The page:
Riding the Beast
Today was a roller coaster kind of day. We buckled ourselves in and started the upward climb...Leah and I stayed home this morning as I didn't want her to start out with a full day of school. Plus, we needed to run through her morning routine, which now takes about 20-30 minutes longer than before. The extra time includes a blood check, 2 insulin injections (her slow release one for the day, and her mealtime one), and making sure the lunch and snacks are right. Our morning was pretty relaxing and stress-free.
We continued climbing...after lunch and our second injection at home, we headed over to school. We met with our school nurse, who was wonderful! (In fact we have had wonderful nurses through this whole process!) The school policies are VERY accommodating for diabetics, which was comforting to know. We found out that Leah is one of 13 kids in the district (K-12) with Type 1 diabetes. (For you numbers people, that averages out to one/grade, and there are roughly 200-250 kids per grade.) And speaking of numbers, I'm starting to become a bit superstitious about the number 13. Leah found out she had diabetes on Friday, the 13th of September, 2013, and now we learn she's the 13th kid with the disease in her district. Coincidence?? Hmmm...I'll let you be the judge.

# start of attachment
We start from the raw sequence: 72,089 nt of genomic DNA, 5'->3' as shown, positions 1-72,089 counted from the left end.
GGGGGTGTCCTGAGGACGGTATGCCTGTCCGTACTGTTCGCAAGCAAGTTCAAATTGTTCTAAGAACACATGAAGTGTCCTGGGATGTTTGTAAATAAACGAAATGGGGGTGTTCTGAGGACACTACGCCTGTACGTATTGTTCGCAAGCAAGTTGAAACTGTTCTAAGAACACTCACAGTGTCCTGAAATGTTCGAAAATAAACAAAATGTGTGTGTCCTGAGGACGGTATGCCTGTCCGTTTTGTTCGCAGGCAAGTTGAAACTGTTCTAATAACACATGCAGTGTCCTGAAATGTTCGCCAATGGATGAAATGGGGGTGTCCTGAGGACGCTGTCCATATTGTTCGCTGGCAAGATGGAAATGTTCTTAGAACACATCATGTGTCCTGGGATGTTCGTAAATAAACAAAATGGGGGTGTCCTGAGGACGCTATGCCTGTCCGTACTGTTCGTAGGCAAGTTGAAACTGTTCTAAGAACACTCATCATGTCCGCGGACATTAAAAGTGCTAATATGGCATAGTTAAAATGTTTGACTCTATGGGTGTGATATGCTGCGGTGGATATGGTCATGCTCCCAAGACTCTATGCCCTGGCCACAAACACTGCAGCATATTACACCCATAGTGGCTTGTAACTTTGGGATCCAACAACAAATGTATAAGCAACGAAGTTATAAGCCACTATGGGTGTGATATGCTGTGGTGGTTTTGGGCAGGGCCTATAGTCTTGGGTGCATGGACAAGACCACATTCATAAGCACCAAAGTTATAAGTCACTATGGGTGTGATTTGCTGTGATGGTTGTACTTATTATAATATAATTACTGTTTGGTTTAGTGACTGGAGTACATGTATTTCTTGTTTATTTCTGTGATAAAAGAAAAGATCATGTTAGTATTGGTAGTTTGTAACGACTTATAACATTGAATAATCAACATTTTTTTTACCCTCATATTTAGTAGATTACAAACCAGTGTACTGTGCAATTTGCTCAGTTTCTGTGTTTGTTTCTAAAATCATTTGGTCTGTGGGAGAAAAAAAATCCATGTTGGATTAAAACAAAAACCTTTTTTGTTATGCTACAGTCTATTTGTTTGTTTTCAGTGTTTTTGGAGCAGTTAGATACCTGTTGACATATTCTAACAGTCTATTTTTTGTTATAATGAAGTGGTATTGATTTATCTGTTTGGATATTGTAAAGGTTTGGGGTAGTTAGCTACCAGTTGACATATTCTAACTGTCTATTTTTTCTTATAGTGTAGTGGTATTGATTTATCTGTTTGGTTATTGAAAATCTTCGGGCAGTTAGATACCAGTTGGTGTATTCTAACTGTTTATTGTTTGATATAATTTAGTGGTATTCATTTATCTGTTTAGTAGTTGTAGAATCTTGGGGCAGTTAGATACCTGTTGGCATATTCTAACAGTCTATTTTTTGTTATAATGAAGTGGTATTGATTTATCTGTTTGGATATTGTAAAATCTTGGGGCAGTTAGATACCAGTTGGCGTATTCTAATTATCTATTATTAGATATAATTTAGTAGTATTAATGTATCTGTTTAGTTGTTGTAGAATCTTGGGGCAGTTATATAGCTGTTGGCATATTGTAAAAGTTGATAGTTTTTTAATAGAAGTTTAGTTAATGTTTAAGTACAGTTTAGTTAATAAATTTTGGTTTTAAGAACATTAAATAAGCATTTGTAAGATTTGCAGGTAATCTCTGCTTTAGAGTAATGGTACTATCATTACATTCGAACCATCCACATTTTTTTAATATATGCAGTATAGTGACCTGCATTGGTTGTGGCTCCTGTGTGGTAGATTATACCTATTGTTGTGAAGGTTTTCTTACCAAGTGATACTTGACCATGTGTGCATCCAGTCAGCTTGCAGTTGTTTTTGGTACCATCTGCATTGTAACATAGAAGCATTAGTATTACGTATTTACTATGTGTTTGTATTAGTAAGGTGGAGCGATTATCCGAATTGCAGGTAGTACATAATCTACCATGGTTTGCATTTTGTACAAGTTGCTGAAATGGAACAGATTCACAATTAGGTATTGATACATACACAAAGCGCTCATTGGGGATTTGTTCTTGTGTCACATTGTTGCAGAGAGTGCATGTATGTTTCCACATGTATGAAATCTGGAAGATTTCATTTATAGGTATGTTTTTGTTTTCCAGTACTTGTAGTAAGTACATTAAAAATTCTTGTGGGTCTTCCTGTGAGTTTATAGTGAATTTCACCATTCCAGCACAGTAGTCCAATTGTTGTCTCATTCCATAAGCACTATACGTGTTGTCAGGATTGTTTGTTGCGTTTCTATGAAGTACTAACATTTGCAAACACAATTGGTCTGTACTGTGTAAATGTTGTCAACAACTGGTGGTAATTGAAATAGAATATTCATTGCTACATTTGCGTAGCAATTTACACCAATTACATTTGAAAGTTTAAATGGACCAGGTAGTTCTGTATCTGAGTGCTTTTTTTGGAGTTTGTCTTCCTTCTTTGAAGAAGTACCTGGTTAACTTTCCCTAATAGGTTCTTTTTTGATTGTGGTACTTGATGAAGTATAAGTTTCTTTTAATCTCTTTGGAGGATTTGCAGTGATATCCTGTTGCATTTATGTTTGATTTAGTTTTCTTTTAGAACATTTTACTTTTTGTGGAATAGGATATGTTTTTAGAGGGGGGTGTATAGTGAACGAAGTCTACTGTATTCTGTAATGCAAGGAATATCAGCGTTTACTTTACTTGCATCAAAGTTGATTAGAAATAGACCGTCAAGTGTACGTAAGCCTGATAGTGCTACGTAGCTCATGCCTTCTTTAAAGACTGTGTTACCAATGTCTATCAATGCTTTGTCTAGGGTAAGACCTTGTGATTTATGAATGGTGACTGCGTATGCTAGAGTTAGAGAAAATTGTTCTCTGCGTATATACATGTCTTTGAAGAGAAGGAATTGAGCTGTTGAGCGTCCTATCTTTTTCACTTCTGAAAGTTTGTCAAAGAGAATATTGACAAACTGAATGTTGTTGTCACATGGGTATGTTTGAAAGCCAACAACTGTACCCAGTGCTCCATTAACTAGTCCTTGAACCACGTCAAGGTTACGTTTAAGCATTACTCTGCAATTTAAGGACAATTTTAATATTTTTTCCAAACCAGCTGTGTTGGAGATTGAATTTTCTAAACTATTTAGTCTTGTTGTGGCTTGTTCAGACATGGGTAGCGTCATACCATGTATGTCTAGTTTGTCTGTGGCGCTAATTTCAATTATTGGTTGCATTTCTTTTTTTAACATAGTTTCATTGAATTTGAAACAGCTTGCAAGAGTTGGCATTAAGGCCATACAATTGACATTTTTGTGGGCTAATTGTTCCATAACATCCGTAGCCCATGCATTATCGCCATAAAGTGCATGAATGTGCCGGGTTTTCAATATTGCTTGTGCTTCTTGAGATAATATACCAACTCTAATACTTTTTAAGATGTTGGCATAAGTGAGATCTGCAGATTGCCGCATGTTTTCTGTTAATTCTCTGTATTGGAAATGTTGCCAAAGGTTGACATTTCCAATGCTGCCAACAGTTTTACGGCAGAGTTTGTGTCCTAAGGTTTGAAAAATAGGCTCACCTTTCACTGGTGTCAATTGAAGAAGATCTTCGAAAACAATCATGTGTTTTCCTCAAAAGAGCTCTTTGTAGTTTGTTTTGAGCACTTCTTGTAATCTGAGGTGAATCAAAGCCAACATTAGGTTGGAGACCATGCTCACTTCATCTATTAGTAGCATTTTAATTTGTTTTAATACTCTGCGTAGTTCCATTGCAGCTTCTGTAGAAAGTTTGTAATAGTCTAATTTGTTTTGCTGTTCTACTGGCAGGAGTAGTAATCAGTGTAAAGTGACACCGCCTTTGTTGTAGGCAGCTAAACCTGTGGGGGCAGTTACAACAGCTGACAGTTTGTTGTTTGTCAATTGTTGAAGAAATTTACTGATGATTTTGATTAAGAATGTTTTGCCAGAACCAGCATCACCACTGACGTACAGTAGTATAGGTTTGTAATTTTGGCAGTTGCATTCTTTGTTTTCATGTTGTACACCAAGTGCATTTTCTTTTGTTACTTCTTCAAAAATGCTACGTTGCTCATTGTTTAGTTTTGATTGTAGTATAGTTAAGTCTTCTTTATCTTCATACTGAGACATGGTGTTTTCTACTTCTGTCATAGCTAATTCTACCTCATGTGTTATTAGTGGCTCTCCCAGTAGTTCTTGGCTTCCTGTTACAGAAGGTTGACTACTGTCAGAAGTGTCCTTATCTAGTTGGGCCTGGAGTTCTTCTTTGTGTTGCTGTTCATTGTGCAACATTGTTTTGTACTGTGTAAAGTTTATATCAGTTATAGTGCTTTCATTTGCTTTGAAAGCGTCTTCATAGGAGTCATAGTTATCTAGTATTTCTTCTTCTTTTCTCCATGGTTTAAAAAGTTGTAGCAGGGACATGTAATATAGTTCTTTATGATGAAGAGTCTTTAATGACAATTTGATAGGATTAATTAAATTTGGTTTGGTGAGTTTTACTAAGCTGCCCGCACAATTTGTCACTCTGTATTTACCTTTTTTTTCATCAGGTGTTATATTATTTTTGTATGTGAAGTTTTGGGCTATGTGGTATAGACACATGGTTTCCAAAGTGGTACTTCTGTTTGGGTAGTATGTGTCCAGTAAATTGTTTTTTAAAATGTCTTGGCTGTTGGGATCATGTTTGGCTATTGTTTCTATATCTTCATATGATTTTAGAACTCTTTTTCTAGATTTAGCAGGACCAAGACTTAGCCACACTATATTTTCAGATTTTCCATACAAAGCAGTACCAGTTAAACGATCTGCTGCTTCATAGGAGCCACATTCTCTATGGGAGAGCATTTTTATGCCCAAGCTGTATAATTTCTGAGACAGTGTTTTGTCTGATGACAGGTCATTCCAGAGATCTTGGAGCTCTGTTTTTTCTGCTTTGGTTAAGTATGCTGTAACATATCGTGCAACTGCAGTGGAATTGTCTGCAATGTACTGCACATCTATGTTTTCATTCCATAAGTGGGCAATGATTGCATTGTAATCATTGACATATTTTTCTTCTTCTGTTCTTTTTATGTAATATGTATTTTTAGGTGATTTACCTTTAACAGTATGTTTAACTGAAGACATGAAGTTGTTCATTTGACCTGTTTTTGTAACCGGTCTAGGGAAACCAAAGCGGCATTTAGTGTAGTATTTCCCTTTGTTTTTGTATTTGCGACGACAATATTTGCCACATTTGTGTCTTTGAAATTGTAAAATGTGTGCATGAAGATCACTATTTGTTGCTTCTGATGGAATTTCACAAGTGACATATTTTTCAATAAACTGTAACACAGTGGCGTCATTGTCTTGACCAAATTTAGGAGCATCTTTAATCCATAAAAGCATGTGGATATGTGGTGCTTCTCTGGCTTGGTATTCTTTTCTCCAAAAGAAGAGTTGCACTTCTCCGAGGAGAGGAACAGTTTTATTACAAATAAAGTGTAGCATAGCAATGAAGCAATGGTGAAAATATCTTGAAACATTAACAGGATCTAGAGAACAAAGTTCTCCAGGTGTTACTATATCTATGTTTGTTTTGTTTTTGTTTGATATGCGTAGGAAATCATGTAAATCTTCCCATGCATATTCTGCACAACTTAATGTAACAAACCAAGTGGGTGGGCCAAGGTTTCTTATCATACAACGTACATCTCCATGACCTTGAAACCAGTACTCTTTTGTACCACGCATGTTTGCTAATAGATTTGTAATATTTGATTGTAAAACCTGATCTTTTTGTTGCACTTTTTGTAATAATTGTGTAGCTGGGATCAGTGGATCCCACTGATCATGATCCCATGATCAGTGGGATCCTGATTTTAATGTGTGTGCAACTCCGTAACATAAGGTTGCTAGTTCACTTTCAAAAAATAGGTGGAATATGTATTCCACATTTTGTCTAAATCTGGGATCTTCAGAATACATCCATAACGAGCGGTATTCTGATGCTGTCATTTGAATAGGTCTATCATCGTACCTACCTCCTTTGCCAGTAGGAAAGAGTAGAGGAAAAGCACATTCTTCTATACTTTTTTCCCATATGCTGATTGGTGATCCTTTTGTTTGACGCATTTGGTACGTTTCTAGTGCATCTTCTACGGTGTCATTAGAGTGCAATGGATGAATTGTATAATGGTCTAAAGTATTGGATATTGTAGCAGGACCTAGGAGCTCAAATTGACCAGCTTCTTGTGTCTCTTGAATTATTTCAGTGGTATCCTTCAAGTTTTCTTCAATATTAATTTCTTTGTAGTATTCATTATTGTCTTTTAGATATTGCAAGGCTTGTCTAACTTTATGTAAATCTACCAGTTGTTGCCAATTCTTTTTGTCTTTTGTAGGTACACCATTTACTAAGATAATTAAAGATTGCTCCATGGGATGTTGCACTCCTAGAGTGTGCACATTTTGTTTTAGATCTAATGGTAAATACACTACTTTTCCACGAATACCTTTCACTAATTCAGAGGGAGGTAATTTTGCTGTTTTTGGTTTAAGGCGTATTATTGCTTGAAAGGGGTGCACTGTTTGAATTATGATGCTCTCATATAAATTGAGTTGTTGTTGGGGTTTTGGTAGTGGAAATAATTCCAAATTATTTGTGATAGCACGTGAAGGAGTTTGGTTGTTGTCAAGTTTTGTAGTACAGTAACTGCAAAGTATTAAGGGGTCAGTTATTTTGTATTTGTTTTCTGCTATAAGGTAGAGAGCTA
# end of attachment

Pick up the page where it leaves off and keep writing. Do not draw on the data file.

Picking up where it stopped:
Leah went to class (yes, the roller coaster was still climbing up) for the last two hours of her day (English & Band). Her friends were very happy to see her back in school, and commented on how much better she looked. She was still all smiles when I picked up the girls at the end of the day. We headed home for a couple hours of homework and rest before Marching Band practice at 6:00.
At that point we started looking down that really big hill...and then we plummeted. Leah was worried about a writing assignment. Although she is a decent writer, she often gets a block before she starts writing, and that makes her anxious, which causes her to block even more. So the tears started coming, and once they started, the floodgates were opened. She had herself a really good cry, and made statements like, "I just want to eat everything!" "I don't want to do anything!" And then she asked the hardest question, "Why did this have to happen to me?" We cried, hugged and talked, and eventually calmed down.
The roller coaster had a few small ups after that, like the little jokes in the car on the way to band practice, talking to Grandma & Grandpa on the phone when she got home, the big smile when we asked if band was easier this week than last week, and the nice low 186 blood glucose reading she got after her increased activity today. Although she's still avoiding the essay she has to write, and complaining that she's hungry, I think the ride has ended for today and we've hit that level, slow spot at the end.